Reading this novel, I was reminded of When We Were Kings, which was set in Zaire, nee the Belgian Congo. The documentary mentions Mobuto, the ruler (dictator, really) of Zaire after independence, but I never really got a sense of how brutal his dictatorship was until reading this book (interesting how it took a work of fiction to bring this to light for me). The novel paints Mobuto as a heartless dictator who perpetuated colonial conditions in a way, and lived in luxury while the residents of his country lived in a state of near starvation.
Once again, I was reminded about how much I abhor the effects of colonialism on the continent of Africa by reading The Poisonwood Bible. Greedy European men decided to carve up the map of Africa, brutalize its residents, and completely plunder its natural resources. It reminds me of the quote from The Great Gatsby: “They were careless people, Tom and Daisy—they smashed up things and creatures and then retreated back into their money or their vast carelessness or whatever it was that kept them together, and let other people clean up the mess they had made.” As I stated in the post about Things Fall Apart, the continent of Africa is still reeling from the effects of colonization. But at least The Poisonwood Bible is something of a tribute to the rich history of an African nation.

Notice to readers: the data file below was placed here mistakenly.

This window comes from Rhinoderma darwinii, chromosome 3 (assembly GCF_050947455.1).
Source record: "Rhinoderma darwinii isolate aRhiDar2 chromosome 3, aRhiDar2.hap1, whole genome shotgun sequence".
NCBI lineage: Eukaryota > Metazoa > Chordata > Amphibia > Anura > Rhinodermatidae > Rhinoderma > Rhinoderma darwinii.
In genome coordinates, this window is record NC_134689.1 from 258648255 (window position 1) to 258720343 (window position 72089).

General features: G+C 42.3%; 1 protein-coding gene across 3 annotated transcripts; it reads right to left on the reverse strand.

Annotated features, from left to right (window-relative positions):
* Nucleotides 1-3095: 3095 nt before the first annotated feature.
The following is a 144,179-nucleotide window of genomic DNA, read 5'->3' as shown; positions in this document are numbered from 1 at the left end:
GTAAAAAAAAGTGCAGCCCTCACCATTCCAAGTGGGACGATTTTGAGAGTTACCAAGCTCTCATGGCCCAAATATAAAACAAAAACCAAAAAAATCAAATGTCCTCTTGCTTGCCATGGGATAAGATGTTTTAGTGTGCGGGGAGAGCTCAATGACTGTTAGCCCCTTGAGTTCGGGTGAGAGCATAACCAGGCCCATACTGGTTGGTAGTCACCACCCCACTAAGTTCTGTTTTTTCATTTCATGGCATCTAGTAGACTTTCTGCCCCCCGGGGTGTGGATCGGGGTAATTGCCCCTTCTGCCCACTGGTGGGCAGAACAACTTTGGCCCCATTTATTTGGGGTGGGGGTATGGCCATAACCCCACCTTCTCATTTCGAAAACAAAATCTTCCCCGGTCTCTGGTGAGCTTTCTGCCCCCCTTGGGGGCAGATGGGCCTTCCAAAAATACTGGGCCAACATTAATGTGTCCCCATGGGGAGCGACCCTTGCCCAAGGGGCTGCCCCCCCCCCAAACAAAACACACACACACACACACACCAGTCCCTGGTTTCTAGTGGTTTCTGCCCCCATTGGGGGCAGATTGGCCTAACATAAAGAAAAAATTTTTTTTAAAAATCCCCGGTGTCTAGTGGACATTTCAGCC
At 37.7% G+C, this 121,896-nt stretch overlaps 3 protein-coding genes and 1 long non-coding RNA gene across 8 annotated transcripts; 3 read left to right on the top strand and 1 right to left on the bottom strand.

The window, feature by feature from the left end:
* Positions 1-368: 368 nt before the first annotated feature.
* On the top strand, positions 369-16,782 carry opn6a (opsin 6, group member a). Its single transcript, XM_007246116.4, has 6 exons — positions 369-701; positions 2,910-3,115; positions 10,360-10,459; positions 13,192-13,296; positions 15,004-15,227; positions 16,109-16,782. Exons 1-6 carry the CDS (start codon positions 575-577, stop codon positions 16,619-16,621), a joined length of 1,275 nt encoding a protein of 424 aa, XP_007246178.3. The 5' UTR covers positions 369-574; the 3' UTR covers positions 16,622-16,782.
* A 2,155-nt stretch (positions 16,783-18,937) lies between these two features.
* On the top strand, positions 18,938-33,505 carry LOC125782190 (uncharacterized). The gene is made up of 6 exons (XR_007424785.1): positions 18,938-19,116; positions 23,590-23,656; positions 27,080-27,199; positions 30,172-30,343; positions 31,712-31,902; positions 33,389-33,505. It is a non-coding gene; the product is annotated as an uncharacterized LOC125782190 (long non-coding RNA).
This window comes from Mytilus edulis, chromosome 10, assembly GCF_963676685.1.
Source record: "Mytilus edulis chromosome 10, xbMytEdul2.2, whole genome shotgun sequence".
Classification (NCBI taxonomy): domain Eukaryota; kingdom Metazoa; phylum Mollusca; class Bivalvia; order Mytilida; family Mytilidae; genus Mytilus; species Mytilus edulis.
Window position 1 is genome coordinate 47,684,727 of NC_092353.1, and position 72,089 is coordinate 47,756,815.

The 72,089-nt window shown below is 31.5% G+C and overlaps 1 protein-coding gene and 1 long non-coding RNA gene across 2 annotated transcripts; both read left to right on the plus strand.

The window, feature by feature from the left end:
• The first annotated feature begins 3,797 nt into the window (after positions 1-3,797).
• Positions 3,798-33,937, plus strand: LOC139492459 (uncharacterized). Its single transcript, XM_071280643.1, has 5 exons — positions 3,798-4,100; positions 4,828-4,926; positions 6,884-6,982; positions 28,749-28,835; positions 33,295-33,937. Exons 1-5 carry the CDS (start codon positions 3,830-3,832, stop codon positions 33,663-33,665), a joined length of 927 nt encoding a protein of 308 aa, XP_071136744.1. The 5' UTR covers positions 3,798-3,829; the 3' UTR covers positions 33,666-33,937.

Great passage: In their locked room, these men had put their heads together and proclaimed Patrice Lumumba a danger to the safety of the world. The same Patrice Lumumba, mind you, who washed his face each morning from a dented tin bowl, relieved himself in a carefully chosen bush, and went out to seek the faces of his nation. Imagine if he could have heard those words—dangerous to the safety of the world!—from a roomful of white men who held in their manicured hands the disposition of armies and atomic bombs, the power to extinguish every life on earth.
Up next: Peter Pan
Saturday, August 30, 2014
|Coffee shop reading (notice a previous blog post topic, |
Code Name Verity, in the background)
Category: This is the first time I’ve read this novel. I selected it because I wanted something short to read.
My thoughts: We Have Always Lived in the Castle is a creepy little story. I wanted to read this because it was short and a little different than some other books I have read lately. Back in college, I read the Shirley Jackson’s The Haunting of Hill House, which was so unsettling to me that I had trouble sleeping the night I finished reading it. We Have Always Lived in the Castle isn’t quite as unsettling as The Haunting of Hill House, but it’s still pretty creepy.